“The quieting of our mind is a political act. The world does not need more oil or energy or food. It needs less greed, less hatred, less ignorance. If we have inadvertently taken on the political bitterness or cynicism that exists externally, we can stop and begin to heal our own suffering, our own fear, with compassion. Through meditation and inner transformation, we can learn to make our hearts a place of peace and integrity. Each of us knows how to do this. As Gandhi acknowledged, “I have nothing new to teach this world. Truth and nonviolence are as old as the hills.” It is our inner nobility and steadiness that we must call upon in our personal and collective difficulties. It is our inner nobility and steadiness that we must call on in our personal and collective difficulties.
FACING THE TRUTH
Once we learn to quiet our mind, the second step for the bodhisattva is seeing the truth. We deliberately turn toward the difficulties of the world and shine the light of understanding. “The enemy,” said Ajahn Chah, “is delusion.” Delusion blames others, creates enemies, and fosters separation. The truth is that we are not separate. War, economic injustice, racism, and environmental destruction stem from the illusion of separateness. It is delusion that separates us from other human tribes and from the trees and the oceans on this increasingly small planet. When we look truthfully, we can also see that no amount of material and scientific advancement will solve our problems alone. New computer networks, innovative fuels, and biological advances can just as easily be diverted to create new weapons, exacerbate conflicts, and speed environmental degradation. Economic and political change will fail unless we also find a way to transform our consciousness. It is a delusion that endless greed and profit, hatred and war will somehow protect us and bring us happiness.”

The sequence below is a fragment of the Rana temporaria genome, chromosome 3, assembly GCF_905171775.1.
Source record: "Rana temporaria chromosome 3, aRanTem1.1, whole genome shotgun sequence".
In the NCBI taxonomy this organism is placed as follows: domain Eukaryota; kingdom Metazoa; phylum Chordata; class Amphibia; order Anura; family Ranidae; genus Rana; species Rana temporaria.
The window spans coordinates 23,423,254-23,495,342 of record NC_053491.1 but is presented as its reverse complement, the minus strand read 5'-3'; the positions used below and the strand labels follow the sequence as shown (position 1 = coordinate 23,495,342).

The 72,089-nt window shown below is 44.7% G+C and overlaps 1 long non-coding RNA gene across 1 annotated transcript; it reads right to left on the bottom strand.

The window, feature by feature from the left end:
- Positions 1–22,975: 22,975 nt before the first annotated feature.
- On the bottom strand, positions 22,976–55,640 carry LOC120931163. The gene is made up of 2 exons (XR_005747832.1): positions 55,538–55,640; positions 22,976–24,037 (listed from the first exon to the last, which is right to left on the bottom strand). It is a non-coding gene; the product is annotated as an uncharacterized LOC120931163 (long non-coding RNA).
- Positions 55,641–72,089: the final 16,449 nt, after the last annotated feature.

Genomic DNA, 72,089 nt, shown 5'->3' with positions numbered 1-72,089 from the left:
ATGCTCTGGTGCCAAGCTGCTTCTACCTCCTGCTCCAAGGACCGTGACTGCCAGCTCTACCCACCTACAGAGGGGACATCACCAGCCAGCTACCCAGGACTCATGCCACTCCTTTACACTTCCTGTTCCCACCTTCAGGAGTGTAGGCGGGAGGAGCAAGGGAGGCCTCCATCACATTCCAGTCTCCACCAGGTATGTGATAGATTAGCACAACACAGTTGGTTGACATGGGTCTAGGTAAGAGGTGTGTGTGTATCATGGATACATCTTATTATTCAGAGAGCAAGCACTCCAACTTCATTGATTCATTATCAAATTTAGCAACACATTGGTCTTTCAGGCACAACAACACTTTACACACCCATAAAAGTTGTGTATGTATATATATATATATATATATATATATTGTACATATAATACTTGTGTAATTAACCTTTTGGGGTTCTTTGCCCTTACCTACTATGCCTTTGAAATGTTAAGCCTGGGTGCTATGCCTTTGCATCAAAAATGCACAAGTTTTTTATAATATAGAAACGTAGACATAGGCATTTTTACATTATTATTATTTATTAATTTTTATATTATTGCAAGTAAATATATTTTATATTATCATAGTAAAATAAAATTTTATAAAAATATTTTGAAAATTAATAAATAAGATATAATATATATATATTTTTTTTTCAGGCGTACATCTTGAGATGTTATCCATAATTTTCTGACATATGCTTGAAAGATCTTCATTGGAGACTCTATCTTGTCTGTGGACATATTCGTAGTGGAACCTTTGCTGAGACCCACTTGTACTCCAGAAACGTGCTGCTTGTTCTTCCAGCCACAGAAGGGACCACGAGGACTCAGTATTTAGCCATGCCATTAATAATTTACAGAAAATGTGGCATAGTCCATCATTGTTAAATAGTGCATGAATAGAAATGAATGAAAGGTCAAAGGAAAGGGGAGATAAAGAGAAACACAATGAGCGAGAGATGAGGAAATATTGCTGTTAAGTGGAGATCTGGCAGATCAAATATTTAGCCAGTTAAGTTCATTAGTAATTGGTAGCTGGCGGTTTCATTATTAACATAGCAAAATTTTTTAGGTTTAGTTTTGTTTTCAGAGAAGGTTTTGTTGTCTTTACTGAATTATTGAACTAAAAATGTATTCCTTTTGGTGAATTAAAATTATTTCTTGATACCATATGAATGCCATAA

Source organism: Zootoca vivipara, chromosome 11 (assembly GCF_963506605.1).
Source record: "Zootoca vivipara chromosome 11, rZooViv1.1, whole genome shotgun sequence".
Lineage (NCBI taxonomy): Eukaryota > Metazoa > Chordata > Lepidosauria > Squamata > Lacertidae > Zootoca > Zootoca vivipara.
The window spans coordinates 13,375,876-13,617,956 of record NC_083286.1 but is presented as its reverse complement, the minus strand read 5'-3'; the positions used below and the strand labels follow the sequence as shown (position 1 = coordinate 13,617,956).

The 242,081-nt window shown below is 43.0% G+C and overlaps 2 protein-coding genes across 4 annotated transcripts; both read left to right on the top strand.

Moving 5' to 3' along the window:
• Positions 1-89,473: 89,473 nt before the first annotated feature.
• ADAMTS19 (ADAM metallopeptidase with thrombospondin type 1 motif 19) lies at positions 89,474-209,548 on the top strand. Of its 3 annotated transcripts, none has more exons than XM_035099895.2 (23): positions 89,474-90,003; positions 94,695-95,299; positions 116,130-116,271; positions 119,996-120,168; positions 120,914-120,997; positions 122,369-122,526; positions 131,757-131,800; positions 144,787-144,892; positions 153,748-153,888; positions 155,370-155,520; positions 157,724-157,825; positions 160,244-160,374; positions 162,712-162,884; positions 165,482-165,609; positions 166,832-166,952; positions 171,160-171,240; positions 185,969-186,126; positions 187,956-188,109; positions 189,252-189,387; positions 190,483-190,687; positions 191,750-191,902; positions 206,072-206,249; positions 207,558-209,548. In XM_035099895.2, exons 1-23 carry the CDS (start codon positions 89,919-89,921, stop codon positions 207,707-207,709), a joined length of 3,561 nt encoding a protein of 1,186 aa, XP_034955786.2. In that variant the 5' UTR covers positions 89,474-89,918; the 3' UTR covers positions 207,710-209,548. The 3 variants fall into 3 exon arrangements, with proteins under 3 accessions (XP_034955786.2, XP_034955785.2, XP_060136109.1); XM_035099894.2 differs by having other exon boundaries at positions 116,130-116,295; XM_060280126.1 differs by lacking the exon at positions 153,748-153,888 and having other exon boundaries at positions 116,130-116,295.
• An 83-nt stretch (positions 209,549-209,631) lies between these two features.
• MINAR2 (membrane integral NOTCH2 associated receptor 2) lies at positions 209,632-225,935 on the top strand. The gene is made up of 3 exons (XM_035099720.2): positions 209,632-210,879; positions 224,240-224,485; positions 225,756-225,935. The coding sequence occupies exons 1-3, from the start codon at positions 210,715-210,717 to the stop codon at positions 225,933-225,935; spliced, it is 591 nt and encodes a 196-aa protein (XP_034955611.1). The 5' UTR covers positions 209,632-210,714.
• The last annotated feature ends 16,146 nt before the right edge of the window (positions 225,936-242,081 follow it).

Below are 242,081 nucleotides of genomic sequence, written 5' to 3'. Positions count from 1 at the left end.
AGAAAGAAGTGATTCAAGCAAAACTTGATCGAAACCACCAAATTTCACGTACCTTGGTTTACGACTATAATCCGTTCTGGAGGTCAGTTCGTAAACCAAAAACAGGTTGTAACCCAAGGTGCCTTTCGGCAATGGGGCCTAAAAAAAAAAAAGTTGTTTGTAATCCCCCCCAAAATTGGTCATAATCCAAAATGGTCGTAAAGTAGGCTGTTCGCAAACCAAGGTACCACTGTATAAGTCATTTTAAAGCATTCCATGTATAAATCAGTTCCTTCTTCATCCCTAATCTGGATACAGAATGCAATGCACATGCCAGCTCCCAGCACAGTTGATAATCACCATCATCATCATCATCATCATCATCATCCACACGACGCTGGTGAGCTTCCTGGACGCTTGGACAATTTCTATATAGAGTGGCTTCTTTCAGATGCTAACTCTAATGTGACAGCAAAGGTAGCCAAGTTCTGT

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[…] [see also Jack Kornfield’s more recent, pithy take on the topic] […]
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